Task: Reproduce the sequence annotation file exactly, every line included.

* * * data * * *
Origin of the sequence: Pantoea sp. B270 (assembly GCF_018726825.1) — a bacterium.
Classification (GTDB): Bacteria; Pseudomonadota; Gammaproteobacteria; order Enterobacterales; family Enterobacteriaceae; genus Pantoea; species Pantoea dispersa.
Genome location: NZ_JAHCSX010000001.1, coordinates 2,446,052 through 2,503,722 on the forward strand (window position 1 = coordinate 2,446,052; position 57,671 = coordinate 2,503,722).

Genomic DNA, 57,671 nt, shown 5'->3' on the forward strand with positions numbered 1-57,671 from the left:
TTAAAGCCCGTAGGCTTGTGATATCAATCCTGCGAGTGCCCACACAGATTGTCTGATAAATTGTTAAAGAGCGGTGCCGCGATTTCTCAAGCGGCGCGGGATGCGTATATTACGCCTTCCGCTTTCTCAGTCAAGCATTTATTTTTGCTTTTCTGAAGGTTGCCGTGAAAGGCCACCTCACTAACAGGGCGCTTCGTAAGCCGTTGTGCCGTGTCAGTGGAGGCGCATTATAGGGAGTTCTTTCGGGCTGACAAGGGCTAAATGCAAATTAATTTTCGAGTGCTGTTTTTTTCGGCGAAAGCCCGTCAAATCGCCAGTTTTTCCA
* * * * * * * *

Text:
Origin of the sequence: Pantoea sp. B270 (assembly GCF_018726825.1) — a bacterium.
Classification (GTDB): Bacteria; Pseudomonadota; Gammaproteobacteria; order Enterobacterales; family Enterobacteriaceae; genus Pantoea; species Pantoea dispersa.
Genome location: NZ_JAHCSX010000001.1, coordinates 2,446,052 through 2,503,722 on the forward strand (window position 1 = coordinate 2,446,052; position 57,671 = coordinate 2,503,722).

Genomic DNA, 57,671 nt, shown 5'->3' on the forward strand with positions numbered 1-57,671 from the left:
TTAAAGCCCGTAGGCTTGTGATATCAATCCTGCGAGTGCCCACACAGATTGTCTGATAAATTGTTAAAGAGCGGTGCCGCGATTTCTCAAGCGGCGCGGGATGCGTATATTACGCCTTCCGCTTTCTCAGTCAAGCATTTATTTTTGCTTTTCTGAAGGTTGCCGTGAAAGGCCACCTCACTAACAGGGCGCTTCGTAAGCCGTTGTGCCGTGTCAGTGGAGGCGCATTATAGGGAGTTCTTTCGGGCTGACAAGGGCTAAATGCAAATTAATTTTCGAGTGCTGTTTTTTTCGGCGAAAGCCCGTCAAATCGCCAGTTTTTCCA